TSA abuses 'secret' designation to hide misconduct by managers

The Transportation Security Administration routinely uses a security designation to hide misconduct from the public, say a group of air marshals.

National Review:

Current and former federal air marshals allege that the Transportation Security Administration intentionally hid embarrassing  information about supervisors’ misconduct and targeted employees who sought to expose the truth.

The allegations revolve around TSA management’s overuse of an agency-specific designation called Sensitive Security Information (SSI). Though it is not classified, information deemed SSI is supposed to be kept from the public because it would harm transportation security. The marshals claim that the TSA has repeatedly abused the SSI classification, even going so far as to use it on fictitious information, in an effort to keep the public in the dark.

One current federal air marshal, whose name has been withheld for fear of retaliation, asserts that the TSA has repeatedly sought to silence its employees.

“When it comes to the Air Marshal Service and TSA, when they are determined to f*** you, they are going to f***ing do everything in their power to make you out to be the bad guy, and they will twist every single word that they can to reflect their position [rather] than the truth,” says the marshal. “They want you to shut up, get on the plane, and sit down. They don’t want to fix any of the problems that exist.”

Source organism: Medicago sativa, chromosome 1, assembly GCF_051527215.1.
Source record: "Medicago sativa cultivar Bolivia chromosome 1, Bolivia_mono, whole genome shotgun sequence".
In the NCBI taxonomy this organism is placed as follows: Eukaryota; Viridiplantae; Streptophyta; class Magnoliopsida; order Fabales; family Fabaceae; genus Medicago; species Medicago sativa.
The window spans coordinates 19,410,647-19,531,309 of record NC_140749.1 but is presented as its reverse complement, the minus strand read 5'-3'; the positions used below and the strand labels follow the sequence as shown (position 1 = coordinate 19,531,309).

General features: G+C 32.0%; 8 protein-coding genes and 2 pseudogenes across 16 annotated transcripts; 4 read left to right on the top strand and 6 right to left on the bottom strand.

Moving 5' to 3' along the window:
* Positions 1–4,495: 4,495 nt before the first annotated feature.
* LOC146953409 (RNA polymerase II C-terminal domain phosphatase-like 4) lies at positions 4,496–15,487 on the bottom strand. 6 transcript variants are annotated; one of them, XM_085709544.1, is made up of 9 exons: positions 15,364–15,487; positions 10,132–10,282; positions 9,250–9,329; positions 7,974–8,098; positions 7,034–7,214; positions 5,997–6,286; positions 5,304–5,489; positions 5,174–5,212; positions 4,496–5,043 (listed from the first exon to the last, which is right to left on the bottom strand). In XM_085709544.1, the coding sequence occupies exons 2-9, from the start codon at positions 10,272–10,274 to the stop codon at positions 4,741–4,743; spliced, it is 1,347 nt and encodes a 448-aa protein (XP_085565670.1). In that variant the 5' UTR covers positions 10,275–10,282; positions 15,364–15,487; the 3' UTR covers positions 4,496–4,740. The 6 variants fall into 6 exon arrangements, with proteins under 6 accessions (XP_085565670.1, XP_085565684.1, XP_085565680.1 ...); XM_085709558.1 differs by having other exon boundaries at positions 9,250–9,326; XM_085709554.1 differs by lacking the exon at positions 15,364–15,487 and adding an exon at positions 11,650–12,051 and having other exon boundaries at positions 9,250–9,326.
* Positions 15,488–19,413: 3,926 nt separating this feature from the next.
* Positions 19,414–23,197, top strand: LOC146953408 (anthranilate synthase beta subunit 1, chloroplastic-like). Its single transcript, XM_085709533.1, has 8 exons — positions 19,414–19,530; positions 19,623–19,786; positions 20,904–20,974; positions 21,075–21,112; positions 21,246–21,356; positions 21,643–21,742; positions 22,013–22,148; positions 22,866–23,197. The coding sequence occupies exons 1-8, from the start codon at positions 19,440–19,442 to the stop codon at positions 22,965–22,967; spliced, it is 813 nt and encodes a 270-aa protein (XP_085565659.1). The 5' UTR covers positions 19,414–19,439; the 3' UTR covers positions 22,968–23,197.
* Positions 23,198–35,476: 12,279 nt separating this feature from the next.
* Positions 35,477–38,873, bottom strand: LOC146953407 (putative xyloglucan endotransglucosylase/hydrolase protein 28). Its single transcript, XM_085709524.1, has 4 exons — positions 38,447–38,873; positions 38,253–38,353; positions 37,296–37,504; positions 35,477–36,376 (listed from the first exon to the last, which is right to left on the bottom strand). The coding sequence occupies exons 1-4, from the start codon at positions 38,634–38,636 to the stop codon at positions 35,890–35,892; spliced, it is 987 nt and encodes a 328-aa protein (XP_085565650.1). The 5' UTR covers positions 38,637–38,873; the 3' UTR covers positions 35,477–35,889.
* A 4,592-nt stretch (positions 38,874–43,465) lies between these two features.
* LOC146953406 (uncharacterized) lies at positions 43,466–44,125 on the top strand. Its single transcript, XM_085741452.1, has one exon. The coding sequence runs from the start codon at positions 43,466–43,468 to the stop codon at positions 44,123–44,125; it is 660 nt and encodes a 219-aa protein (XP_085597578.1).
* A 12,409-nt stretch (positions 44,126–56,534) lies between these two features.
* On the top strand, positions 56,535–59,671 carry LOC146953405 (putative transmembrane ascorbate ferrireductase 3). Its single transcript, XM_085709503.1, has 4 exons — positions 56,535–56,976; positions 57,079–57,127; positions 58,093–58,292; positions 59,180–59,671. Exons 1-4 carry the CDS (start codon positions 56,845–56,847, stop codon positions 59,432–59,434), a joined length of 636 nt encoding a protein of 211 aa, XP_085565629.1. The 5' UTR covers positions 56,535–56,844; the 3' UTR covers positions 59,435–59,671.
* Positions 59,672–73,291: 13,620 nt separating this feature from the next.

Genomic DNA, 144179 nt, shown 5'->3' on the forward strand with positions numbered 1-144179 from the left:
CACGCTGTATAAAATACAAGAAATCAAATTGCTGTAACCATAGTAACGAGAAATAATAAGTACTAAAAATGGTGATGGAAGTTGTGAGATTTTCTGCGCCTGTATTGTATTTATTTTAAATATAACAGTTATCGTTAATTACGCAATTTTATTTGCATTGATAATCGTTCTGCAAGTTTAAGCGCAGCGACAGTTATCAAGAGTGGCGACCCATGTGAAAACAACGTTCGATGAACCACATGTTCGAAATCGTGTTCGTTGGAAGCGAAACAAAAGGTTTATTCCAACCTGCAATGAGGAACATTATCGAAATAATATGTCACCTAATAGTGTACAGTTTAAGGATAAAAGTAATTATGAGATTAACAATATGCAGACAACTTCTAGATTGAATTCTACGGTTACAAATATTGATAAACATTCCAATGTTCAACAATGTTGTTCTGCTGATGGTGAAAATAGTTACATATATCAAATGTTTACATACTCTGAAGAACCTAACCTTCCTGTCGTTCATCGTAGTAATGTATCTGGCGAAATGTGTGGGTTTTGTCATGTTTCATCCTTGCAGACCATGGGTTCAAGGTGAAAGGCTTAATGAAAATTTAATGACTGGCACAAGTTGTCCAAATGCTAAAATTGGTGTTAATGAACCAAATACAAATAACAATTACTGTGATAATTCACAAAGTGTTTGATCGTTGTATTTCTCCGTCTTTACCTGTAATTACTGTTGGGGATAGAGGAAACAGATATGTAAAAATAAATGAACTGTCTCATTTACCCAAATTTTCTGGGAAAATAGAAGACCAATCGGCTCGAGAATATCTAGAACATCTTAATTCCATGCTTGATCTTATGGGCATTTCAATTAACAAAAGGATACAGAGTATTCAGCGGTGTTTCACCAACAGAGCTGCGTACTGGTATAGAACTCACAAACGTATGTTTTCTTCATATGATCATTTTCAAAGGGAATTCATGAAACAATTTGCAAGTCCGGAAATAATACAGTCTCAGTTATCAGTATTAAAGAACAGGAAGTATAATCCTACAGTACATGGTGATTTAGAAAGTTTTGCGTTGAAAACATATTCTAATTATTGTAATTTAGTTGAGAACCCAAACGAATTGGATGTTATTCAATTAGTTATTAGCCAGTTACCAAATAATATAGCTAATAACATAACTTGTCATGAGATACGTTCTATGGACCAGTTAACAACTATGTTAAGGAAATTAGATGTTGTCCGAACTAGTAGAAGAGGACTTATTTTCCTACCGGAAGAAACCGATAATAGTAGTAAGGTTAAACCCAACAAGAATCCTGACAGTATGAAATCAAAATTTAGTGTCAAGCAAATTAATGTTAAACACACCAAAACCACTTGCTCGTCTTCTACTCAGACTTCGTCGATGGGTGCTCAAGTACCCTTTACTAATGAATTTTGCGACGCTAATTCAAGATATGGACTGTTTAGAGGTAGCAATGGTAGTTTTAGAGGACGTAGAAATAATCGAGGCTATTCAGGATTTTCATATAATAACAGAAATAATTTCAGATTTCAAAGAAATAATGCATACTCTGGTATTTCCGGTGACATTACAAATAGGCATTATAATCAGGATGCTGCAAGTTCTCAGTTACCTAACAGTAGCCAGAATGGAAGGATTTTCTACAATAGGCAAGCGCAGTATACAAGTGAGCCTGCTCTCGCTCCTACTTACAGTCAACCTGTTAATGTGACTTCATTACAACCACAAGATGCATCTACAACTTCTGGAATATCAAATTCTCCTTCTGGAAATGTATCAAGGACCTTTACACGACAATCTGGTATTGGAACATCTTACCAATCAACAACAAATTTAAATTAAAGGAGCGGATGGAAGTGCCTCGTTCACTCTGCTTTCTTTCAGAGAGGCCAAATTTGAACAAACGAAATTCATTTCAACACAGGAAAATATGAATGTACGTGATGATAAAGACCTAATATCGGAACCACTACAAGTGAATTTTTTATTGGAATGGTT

The marshal is not alone in making such allegations. In 2011, the TSA fired former federal air marshal Jose Job Lacson, who goes by the name “Jay.” Officially, Lacson was terminated for releasing SSI material online, despite his assertion that he made up the material in question. But he believes the TSA actually sought to punish him for blowing the whistle on his bosses.

In December 2009, Lacson claims, he exposed his superiors in the Miami field office for violating federal travel regulations. Lacson spoke up after noticing that higher-ups in the Miami office were using an internal policy dictating how much mileage federal employees were allowed to expense while traveling on official business, in clear violation of federal rules. Lacson says the TSA changed its unwritten policy in light of his inquiries, but management officials proceeded to retaliate against him anyway.

I recall when Congress was debating the creation of TSA, Republicans opposed the unionization of the agency, and preferred that airport security be a mix of public and private employees. I don't know if it would have worked out any better, but the TSA is a joke. It's primary mission of protecting the air travelling public is oftentimes neglected as a result of bureaucratic snafus and games. These latest allegations show that there is real danger from the agency hiding from the public - and Congress - information that would improve security.

When federal employees are more concerned about protecting their behinds than performing their jobs, we're all losers.